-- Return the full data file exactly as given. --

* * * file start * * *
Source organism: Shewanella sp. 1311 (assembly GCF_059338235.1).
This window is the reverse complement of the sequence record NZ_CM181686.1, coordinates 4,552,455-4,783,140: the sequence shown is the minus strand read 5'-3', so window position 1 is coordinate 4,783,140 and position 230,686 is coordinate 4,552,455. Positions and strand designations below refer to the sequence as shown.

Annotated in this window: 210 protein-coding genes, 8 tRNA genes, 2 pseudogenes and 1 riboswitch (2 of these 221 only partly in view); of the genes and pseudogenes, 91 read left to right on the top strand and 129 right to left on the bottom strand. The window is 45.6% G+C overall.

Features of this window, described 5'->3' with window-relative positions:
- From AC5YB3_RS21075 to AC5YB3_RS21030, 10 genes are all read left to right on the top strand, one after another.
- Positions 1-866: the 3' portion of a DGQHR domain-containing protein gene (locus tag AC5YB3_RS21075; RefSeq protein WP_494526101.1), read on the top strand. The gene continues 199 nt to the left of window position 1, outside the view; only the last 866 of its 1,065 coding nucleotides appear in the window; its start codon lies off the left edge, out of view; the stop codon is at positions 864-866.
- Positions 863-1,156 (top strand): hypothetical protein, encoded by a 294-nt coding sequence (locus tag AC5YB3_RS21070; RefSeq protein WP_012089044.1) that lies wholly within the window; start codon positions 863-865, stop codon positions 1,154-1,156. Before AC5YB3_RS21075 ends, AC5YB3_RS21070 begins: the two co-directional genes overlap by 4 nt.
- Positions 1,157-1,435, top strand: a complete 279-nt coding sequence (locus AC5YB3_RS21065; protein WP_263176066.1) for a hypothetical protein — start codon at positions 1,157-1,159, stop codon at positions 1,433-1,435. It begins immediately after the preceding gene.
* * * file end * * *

Source organism: Shewanella sp. 1311 (assembly GCF_059338235.1).
This window is the reverse complement of the sequence record NZ_CM181686.1, coordinates 4,552,455-4,783,140: the sequence shown is the minus strand read 5'-3', so window position 1 is coordinate 4,783,140 and position 230,686 is coordinate 4,552,455. Positions and strand designations below refer to the sequence as shown.

Annotated in this window: 210 protein-coding genes, 8 tRNA genes, 2 pseudogenes and 1 riboswitch (2 of these 221 only partly in view); of the genes and pseudogenes, 91 read left to right on the top strand and 129 right to left on the bottom strand. The window is 45.6% G+C overall.

Features of this window, described 5'->3' with window-relative positions:
- From AC5YB3_RS21075 to AC5YB3_RS21030, 10 genes are all read left to right on the top strand, one after another.
- Positions 1-866: the 3' portion of a DGQHR domain-containing protein gene (locus tag AC5YB3_RS21075; RefSeq protein WP_494526101.1), read on the top strand. The gene continues 199 nt to the left of window position 1, outside the view; only the last 866 of its 1,065 coding nucleotides appear in the window; its start codon lies off the left edge, out of view; the stop codon is at positions 864-866.
- Positions 863-1,156 (top strand): hypothetical protein, encoded by a 294-nt coding sequence (locus tag AC5YB3_RS21070; RefSeq protein WP_012089044.1) that lies wholly within the window; start codon positions 863-865, stop codon positions 1,154-1,156. Before AC5YB3_RS21075 ends, AC5YB3_RS21070 begins: the two co-directional genes overlap by 4 nt.
- Positions 1,157-1,435, top strand: a complete 279-nt coding sequence (locus AC5YB3_RS21065; protein WP_263176066.1) for a hypothetical protein — start codon at positions 1,157-1,159, stop codon at positions 1,433-1,435. It begins immediately after the preceding gene.